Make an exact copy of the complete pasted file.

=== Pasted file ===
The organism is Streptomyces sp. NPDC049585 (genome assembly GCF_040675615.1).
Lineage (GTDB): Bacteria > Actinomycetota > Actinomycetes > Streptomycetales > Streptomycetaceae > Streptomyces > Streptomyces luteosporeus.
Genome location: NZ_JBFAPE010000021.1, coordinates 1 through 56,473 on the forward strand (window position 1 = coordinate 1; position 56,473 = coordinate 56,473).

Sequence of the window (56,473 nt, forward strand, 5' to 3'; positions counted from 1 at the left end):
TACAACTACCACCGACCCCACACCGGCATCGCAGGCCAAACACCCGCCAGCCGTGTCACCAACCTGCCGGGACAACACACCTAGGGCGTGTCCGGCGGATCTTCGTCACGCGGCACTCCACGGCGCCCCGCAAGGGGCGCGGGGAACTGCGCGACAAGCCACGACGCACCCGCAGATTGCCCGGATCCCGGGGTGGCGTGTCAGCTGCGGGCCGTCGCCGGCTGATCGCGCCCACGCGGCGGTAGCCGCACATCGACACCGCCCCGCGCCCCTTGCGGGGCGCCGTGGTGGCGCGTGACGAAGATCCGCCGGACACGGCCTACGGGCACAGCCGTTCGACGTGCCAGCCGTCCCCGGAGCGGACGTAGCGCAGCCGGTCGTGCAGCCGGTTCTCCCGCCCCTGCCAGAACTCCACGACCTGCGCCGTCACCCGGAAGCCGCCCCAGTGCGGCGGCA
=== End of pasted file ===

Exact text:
The organism is Streptomyces sp. NPDC049585 (genome assembly GCF_040675615.1).
Lineage (GTDB): Bacteria > Actinomycetota > Actinomycetes > Streptomycetales > Streptomycetaceae > Streptomyces > Streptomyces luteosporeus.
Genome location: NZ_JBFAPE010000021.1, coordinates 1 through 56,473 on the forward strand (window position 1 = coordinate 1; position 56,473 = coordinate 56,473).

Sequence of the window (56,473 nt, forward strand, 5' to 3'; positions counted from 1 at the left end):
TACAACTACCACCGACCCCACACCGGCATCGCAGGCCAAACACCCGCCAGCCGTGTCACCAACCTGCCGGGACAACACACCTAGGGCGTGTCCGGCGGATCTTCGTCACGCGGCACTCCACGGCGCCCCGCAAGGGGCGCGGGGAACTGCGCGACAAGCCACGACGCACCCGCAGATTGCCCGGATCCCGGGGTGGCGTGTCAGCTGCGGGCCGTCGCCGGCTGATCGCGCCCACGCGGCGGTAGCCGCACATCGACACCGCCCCGCGCCCCTTGCGGGGCGCCGTGGTGGCGCGTGACGAAGATCCGCCGGACACGGCCTACGGGCACAGCCGTTCGACGTGCCAGCCGTCCCCGGAGCGGACGTAGCGCAGCCGGTCGTGCAGCCGGTTCTCCCGCCCCTGCCAGAACTCCACGACCTGCGCCGTCACCCGGAAGCCGCCCCAGTGCGGCGGCA